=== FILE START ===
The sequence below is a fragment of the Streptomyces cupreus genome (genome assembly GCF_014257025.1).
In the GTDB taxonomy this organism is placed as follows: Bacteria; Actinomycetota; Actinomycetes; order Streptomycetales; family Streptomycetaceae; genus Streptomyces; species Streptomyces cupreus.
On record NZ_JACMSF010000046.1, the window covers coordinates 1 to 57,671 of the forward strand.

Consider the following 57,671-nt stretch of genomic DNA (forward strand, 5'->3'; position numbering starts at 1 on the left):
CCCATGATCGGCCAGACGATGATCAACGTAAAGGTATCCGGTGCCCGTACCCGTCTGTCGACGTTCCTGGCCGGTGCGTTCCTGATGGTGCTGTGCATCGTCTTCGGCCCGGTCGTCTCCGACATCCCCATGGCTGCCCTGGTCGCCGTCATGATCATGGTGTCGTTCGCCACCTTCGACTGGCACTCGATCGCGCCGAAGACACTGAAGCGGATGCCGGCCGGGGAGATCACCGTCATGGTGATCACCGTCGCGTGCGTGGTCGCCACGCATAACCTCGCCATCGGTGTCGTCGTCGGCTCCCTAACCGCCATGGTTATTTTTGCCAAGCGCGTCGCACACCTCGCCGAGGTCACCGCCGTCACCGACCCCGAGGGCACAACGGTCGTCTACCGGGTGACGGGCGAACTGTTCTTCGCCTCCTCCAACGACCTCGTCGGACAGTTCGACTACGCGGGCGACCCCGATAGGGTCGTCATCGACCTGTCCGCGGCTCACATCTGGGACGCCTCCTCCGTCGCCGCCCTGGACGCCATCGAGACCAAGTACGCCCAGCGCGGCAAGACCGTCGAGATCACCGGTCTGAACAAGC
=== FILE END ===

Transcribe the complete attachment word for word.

The sequence below is a fragment of the Streptomyces cupreus genome (genome assembly GCF_014257025.1).
In the GTDB taxonomy this organism is placed as follows: Bacteria; Actinomycetota; Actinomycetes; order Streptomycetales; family Streptomycetaceae; genus Streptomyces; species Streptomyces cupreus.
On record NZ_JACMSF010000046.1, the window covers coordinates 1 to 57,671 of the forward strand.

Consider the following 57,671-nt stretch of genomic DNA (forward strand, 5'->3'; position numbering starts at 1 on the left):
CCCATGATCGGCCAGACGATGATCAACGTAAAGGTATCCGGTGCCCGTACCCGTCTGTCGACGTTCCTGGCCGGTGCGTTCCTGATGGTGCTGTGCATCGTCTTCGGCCCGGTCGTCTCCGACATCCCCATGGCTGCCCTGGTCGCCGTCATGATCATGGTGTCGTTCGCCACCTTCGACTGGCACTCGATCGCGCCGAAGACACTGAAGCGGATGCCGGCCGGGGAGATCACCGTCATGGTGATCACCGTCGCGTGCGTGGTCGCCACGCATAACCTCGCCATCGGTGTCGTCGTCGGCTCCCTAACCGCCATGGTTATTTTTGCCAAGCGCGTCGCACACCTCGCCGAGGTCACCGCCGTCACCGACCCCGAGGGCACAACGGTCGTCTACCGGGTGACGGGCGAACTGTTCTTCGCCTCCTCCAACGACCTCGTCGGACAGTTCGACTACGCGGGCGACCCCGATAGGGTCGTCATCGACCTGTCCGCGGCTCACATCTGGGACGCCTCCTCCGTCGCCGCCCTGGACGCCATCGAGACCAAGTACGCCCAGCGCGGCAAGACCGTCGAGATCACCGGTCTGAACAAGC